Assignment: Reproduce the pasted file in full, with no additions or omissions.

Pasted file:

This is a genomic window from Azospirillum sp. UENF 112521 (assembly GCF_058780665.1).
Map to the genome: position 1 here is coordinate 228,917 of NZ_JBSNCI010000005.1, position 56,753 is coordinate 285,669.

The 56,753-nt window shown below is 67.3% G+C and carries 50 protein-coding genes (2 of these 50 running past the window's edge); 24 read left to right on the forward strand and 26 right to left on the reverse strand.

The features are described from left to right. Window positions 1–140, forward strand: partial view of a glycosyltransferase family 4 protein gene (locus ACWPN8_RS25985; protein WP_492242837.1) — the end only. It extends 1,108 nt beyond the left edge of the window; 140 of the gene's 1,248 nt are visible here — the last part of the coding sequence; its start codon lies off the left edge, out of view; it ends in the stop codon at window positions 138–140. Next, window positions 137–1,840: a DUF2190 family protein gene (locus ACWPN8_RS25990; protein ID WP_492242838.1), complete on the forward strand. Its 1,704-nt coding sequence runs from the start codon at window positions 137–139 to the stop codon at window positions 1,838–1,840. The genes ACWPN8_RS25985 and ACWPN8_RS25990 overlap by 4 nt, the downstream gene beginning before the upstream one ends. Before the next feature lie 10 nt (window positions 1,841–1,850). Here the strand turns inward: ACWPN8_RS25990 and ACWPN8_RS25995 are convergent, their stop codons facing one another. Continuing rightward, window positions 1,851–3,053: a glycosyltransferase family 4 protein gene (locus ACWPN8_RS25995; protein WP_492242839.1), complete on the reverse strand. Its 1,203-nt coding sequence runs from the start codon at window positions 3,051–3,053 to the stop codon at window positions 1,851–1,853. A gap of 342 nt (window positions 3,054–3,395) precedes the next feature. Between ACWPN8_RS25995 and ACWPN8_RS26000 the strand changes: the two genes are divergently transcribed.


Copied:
This is a genomic window from Azospirillum sp. UENF 112521 (assembly GCF_058780665.1).
Map to the genome: position 1 here is coordinate 228,917 of NZ_JBSNCI010000005.1, position 56,753 is coordinate 285,669.

The 56,753-nt window shown below is 67.3% G+C and carries 50 protein-coding genes (2 of these 50 running past the window's edge); 24 read left to right on the forward strand and 26 right to left on the reverse strand.

The features are described from left to right. Window positions 1–140, forward strand: partial view of a glycosyltransferase family 4 protein gene (locus ACWPN8_RS25985; protein WP_492242837.1) — the end only. It extends 1,108 nt beyond the left edge of the window; 140 of the gene's 1,248 nt are visible here — the last part of the coding sequence; its start codon lies off the left edge, out of view; it ends in the stop codon at window positions 138–140. Next, window positions 137–1,840: a DUF2190 family protein gene (locus ACWPN8_RS25990; protein ID WP_492242838.1), complete on the forward strand. Its 1,704-nt coding sequence runs from the start codon at window positions 137–139 to the stop codon at window positions 1,838–1,840. The genes ACWPN8_RS25985 and ACWPN8_RS25990 overlap by 4 nt, the downstream gene beginning before the upstream one ends. Before the next feature lie 10 nt (window positions 1,841–1,850). Here the strand turns inward: ACWPN8_RS25990 and ACWPN8_RS25995 are convergent, their stop codons facing one another. Continuing rightward, window positions 1,851–3,053: a glycosyltransferase family 4 protein gene (locus ACWPN8_RS25995; protein WP_492242839.1), complete on the reverse strand. Its 1,203-nt coding sequence runs from the start codon at window positions 3,051–3,053 to the stop codon at window positions 1,851–1,853. A gap of 342 nt (window positions 3,054–3,395) precedes the next feature. Between ACWPN8_RS25995 and ACWPN8_RS26000 the strand changes: the two genes are divergently transcribed.